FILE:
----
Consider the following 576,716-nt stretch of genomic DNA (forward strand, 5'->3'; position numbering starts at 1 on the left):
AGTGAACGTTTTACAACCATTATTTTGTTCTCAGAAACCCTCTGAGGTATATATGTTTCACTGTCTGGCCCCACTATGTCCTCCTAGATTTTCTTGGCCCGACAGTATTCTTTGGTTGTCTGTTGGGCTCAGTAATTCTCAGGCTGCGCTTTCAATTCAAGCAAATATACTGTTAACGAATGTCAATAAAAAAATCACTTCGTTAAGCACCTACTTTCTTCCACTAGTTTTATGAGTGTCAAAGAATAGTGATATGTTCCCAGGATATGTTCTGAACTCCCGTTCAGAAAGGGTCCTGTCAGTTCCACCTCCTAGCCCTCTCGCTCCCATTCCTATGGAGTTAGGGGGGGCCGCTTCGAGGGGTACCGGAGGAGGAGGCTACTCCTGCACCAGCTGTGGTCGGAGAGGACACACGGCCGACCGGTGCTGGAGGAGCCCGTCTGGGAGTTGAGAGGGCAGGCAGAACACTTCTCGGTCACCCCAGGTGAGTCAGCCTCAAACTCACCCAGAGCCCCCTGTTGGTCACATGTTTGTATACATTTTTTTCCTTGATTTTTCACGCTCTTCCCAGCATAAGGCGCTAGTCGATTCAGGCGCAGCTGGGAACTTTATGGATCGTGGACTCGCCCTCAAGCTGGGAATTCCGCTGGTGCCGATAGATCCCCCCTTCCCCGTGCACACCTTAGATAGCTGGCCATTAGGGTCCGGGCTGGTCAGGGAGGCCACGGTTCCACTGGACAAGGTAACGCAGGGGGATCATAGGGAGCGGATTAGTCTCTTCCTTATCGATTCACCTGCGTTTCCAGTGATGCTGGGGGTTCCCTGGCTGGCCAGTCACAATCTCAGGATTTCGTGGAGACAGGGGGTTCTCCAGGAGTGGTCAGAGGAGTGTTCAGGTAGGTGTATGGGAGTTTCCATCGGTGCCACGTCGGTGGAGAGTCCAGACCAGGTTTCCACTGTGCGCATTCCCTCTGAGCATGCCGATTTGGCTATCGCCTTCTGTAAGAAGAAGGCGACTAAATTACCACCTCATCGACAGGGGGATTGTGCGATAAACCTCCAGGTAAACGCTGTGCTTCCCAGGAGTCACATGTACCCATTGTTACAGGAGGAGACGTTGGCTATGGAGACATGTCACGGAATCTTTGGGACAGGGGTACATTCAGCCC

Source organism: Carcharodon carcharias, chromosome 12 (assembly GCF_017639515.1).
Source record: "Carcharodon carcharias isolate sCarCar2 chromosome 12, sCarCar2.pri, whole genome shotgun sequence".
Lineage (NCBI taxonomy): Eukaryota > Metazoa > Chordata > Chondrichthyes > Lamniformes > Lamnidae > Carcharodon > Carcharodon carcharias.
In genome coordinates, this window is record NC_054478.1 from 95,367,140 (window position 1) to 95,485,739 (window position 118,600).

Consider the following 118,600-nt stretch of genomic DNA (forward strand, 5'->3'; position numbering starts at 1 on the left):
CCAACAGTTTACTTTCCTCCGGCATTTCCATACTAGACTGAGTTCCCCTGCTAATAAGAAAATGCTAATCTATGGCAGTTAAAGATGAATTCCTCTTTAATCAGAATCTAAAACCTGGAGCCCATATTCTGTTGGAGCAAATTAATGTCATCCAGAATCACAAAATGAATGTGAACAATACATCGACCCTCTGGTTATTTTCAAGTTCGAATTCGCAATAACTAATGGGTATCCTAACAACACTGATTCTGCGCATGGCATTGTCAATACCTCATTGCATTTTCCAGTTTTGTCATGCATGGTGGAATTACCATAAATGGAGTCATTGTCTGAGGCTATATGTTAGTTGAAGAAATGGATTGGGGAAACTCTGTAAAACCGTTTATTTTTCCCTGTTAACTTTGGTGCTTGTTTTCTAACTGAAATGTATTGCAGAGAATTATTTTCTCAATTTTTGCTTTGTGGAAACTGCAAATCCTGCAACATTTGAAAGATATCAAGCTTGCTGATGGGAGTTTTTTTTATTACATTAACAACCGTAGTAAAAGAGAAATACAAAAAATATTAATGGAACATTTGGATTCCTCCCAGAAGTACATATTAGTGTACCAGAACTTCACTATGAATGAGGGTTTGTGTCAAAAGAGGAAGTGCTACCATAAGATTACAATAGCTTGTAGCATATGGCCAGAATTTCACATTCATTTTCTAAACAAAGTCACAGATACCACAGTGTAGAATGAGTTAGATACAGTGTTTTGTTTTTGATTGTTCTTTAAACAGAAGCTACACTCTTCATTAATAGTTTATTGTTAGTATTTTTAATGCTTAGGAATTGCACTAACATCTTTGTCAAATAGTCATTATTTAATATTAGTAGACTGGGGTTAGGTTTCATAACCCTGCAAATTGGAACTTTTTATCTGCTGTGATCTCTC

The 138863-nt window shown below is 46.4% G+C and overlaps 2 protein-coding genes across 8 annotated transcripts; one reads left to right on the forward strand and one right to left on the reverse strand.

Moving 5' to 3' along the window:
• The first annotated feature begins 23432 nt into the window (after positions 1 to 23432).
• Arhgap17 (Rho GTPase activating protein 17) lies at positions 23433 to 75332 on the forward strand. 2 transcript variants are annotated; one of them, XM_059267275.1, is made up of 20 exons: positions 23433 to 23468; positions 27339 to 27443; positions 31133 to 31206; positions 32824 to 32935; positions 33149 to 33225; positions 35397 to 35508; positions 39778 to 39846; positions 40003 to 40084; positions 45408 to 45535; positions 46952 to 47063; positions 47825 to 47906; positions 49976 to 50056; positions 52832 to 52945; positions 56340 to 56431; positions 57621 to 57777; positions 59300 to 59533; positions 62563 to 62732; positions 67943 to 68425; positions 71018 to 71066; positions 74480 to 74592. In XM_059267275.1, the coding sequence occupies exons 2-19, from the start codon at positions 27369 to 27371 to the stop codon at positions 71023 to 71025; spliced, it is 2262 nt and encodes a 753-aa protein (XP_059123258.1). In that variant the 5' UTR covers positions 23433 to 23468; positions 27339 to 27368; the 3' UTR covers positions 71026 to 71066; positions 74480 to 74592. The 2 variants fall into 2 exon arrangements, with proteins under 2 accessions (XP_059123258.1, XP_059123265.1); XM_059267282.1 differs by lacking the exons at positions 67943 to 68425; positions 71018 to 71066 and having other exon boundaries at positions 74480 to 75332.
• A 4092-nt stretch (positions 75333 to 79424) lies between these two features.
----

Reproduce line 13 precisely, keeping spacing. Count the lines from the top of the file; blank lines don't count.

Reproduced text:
• A 4092-nt stretch (positions 75333 to 79424) lies between these two features.